Thursday, October 03, 2013

28Mhz activity: Can we learn from the CBers?

I can hear a sharp intake of breath from some of you, but bear with me...!

You have to admire the way the CBers make the most of the spectrum. For the last month or so, as I've been getting back to the car in the evening, I've been turning the 10m rig on. By and large the amateur band has been quiet, with the occasional Brazilian station coming through.

Tune down a MHz or so and listen to the CB band and there's distinctly more activity. The 27.555MHz calling frequency (not legal in the UK, of course) generally has something going on, even if conditions are poor.

I suppose amateurs, if they find 28MHz closed, they head off to another band - whereas the CBers, in theory, only have the one band that they can use, so make the best of it. It must be the VHF operator in me, but I find a half-open band far more interesting than a wide-open band - it's far more fun to try pulling the weak signals through than having them boom in! So, I admire the guys that are trying out propagation day in and day out and making, from what I hear, some interesting contacts.

When the band is poor or half open - the concept of a centre of activity or calling channel makes some sense. A weak signal somewhere between 28.400 and 28.600 is unlikely to be heard - but perhaps if there was a centre of activity - someone somewhere might hear something.

I wondered whether the 10-10 International group might 'nominate' a centre of activity, but could not see that they did - nets at specific times, certainly - but nothing more generalised.

I seem to remember somewhere reading that 28.400 was nominated as an unofficial calling frequency. Perhaps over the winter, when the band is not in great shape, we should make a few calls there anyway and see what happens! I'll bet some interesting contacts would result.

Maybe some possibilities for 29MHz AM too - some more activity around 29.000 and 29.010MHz AM would be very welcome.

On many bands, it's all about activity. 28Mhz deserves more of our attention, even when it's not wide open! See you on 28.400 SSB or 29.000 AM, maybe?

6 comments:

PE4BAS, Bas said...

We can absolutely learn form CBers in a DX way. Just been informed that it was possible to talk Austral Islands last week several times from Europe on CB! Were is the DX on 10 at that time? 73, Bas

GW0KIG said...

Locally here there seems to be a small CB revival. Listening on the band recently I heard a comment that sums it up quite well. Two stations (one of whom I know is a licenced ham) were chatting about activity on 10 metres as opposed to 11. The comment was made that at any given time there are more CBers listening and transmitting worldwide than there are radio amateurs on 10 metres. Locally here the legal CB bands are almost dead but when conditions are slightly up the CB dxers are there on SSB yet quite often 10 metres is empty. I think you have a point in that they only use 27mhz whereas the amateurs are spread over a much wider range of bands and often ignore 10 metres. I think the idea of a centre of activity or calling frequency is a good one although we already have 29.600 on FM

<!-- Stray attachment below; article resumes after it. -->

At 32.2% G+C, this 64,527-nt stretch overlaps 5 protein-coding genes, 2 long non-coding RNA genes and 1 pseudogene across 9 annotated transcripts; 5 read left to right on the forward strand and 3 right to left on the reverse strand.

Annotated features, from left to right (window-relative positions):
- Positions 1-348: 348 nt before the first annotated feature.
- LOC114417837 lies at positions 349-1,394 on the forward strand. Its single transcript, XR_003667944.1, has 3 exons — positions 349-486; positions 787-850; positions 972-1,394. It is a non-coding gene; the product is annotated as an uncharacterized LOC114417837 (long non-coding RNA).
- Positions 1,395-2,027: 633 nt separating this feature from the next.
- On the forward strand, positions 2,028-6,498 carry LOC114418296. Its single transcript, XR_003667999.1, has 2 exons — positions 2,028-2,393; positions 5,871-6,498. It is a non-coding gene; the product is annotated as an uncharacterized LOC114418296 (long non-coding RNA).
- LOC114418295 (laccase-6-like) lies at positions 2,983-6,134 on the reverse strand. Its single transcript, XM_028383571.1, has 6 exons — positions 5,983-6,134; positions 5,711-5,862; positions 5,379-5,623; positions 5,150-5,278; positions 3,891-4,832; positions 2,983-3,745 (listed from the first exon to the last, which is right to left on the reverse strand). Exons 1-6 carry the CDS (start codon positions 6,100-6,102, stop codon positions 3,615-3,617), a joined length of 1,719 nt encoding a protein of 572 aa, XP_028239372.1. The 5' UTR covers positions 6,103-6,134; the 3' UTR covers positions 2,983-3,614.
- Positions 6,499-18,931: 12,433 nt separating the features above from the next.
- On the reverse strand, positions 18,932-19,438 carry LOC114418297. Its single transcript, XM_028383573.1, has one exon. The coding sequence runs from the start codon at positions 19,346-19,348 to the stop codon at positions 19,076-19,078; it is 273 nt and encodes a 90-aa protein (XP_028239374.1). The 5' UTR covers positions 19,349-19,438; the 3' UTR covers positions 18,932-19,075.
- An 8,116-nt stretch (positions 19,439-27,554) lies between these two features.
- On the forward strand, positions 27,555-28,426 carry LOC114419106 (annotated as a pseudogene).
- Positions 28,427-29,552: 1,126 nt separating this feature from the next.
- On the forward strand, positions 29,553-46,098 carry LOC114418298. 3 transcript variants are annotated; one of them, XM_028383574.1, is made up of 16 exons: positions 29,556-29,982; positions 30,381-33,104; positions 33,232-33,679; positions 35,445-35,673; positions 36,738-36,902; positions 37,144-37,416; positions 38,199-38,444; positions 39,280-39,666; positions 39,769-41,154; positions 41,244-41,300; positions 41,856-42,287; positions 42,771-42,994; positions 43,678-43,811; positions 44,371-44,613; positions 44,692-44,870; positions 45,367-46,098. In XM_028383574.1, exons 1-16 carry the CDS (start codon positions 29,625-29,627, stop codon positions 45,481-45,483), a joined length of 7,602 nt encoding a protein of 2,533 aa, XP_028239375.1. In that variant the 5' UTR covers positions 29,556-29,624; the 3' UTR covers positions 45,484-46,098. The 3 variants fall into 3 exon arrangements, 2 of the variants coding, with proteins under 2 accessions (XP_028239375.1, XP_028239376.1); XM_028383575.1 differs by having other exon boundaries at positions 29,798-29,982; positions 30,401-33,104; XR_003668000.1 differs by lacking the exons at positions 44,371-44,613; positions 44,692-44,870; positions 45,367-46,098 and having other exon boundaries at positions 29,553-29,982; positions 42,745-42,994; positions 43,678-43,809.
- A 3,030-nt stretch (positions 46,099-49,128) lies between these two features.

73
Kevin

PE4BAS, Bas said...

Hi Kevin, I think that would be a good thing. As you proposed 28.400 USB would be good. FM is not really a DX mode. If you listen to 27.555 it is really crowded as soon as there is any sign of propagation. 73, Bas

YO9IRF said...

First of all, most amateur operators rather work on a fully opened 21MHz band than to snipe sporadic openings on 28MHz.

The idea is not new, the higher bands (6m, 2m etc) have known calling frequencies already; even in HF there are centers of activity on each band (like around 14.195 for example). On 10m usually the center seems to be around 28.480, but really anywhere between 28.400 and 28.550 you can find SSB activity.

One more thing, I am using a SDR transceiver with 96KHz spectrum display, it is a HUGE help in such conditions, once you get used to it there's no turn around.

G0MJW said...

Don't forget that there is a potentially significant propagation difference between 27MHz and 29MHz when the bands are just at the threshold of opening up.

Stewart G8YQN said...

I listen 27.555 MHz as my indicator of whether 10 metres is likely to be open. It is slightly higher in frequency..
I am certainly going to have a bash at calling on 29.000MHz AM with my Clansman gear as they don't have FM. The summer will be time to have a good go at this.
Cheers
Stewart

LinkWithin

Related Posts with Thumbnails